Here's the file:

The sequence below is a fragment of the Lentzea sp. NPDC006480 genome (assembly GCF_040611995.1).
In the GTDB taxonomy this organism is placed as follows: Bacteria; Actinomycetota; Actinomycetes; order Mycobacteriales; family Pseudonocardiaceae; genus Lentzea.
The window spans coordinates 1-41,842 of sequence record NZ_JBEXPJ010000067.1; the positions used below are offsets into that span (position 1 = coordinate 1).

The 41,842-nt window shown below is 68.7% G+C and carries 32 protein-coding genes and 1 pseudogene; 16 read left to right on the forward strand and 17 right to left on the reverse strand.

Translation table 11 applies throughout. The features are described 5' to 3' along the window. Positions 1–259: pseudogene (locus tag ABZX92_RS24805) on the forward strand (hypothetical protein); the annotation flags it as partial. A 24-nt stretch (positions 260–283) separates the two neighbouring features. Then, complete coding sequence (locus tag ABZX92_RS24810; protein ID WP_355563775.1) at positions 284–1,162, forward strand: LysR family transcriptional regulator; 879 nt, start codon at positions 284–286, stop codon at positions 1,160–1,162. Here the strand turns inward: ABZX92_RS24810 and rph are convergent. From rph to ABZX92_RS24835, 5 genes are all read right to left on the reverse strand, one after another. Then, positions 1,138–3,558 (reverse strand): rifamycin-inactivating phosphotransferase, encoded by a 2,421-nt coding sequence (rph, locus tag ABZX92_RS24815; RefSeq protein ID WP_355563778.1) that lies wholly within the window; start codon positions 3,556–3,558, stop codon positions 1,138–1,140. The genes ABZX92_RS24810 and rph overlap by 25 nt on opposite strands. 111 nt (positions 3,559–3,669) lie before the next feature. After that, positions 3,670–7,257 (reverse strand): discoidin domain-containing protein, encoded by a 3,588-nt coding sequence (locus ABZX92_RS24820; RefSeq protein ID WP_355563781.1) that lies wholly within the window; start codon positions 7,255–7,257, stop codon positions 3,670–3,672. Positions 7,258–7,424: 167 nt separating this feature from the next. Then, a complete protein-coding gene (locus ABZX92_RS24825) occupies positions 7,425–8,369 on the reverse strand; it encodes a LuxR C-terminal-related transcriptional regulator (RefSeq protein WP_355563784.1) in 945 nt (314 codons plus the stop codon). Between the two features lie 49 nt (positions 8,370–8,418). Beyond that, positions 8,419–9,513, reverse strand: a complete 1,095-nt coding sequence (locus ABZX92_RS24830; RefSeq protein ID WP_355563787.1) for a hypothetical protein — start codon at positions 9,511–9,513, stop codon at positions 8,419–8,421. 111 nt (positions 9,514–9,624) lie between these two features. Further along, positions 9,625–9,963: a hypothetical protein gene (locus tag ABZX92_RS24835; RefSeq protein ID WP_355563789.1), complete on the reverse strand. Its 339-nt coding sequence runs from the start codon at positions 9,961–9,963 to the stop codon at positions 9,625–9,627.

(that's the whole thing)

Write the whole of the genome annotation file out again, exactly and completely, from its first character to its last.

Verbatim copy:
The sequence below is a fragment of the Lentzea sp. NPDC006480 genome (assembly GCF_040611995.1).
In the GTDB taxonomy this organism is placed as follows: Bacteria; Actinomycetota; Actinomycetes; order Mycobacteriales; family Pseudonocardiaceae; genus Lentzea.
The window spans coordinates 1-41,842 of sequence record NZ_JBEXPJ010000067.1; the positions used below are offsets into that span (position 1 = coordinate 1).

The 41,842-nt window shown below is 68.7% G+C and carries 32 protein-coding genes and 1 pseudogene; 16 read left to right on the forward strand and 17 right to left on the reverse strand.

Translation table 11 applies throughout. The features are described 5' to 3' along the window. Positions 1–259: pseudogene (locus tag ABZX92_RS24805) on the forward strand (hypothetical protein); the annotation flags it as partial. A 24-nt stretch (positions 260–283) separates the two neighbouring features. Then, complete coding sequence (locus tag ABZX92_RS24810; protein ID WP_355563775.1) at positions 284–1,162, forward strand: LysR family transcriptional regulator; 879 nt, start codon at positions 284–286, stop codon at positions 1,160–1,162. Here the strand turns inward: ABZX92_RS24810 and rph are convergent. From rph to ABZX92_RS24835, 5 genes are all read right to left on the reverse strand, one after another. Then, positions 1,138–3,558 (reverse strand): rifamycin-inactivating phosphotransferase, encoded by a 2,421-nt coding sequence (rph, locus tag ABZX92_RS24815; RefSeq protein ID WP_355563778.1) that lies wholly within the window; start codon positions 3,556–3,558, stop codon positions 1,138–1,140. The genes ABZX92_RS24810 and rph overlap by 25 nt on opposite strands. 111 nt (positions 3,559–3,669) lie before the next feature. After that, positions 3,670–7,257 (reverse strand): discoidin domain-containing protein, encoded by a 3,588-nt coding sequence (locus ABZX92_RS24820; RefSeq protein ID WP_355563781.1) that lies wholly within the window; start codon positions 7,255–7,257, stop codon positions 3,670–3,672. Positions 7,258–7,424: 167 nt separating this feature from the next. Then, a complete protein-coding gene (locus ABZX92_RS24825) occupies positions 7,425–8,369 on the reverse strand; it encodes a LuxR C-terminal-related transcriptional regulator (RefSeq protein WP_355563784.1) in 945 nt (314 codons plus the stop codon). Between the two features lie 49 nt (positions 8,370–8,418). Beyond that, positions 8,419–9,513, reverse strand: a complete 1,095-nt coding sequence (locus ABZX92_RS24830; RefSeq protein ID WP_355563787.1) for a hypothetical protein — start codon at positions 9,511–9,513, stop codon at positions 8,419–8,421. 111 nt (positions 9,514–9,624) lie between these two features. Further along, positions 9,625–9,963: a hypothetical protein gene (locus tag ABZX92_RS24835; RefSeq protein ID WP_355563789.1), complete on the reverse strand. Its 339-nt coding sequence runs from the start codon at positions 9,961–9,963 to the stop codon at positions 9,625–9,627.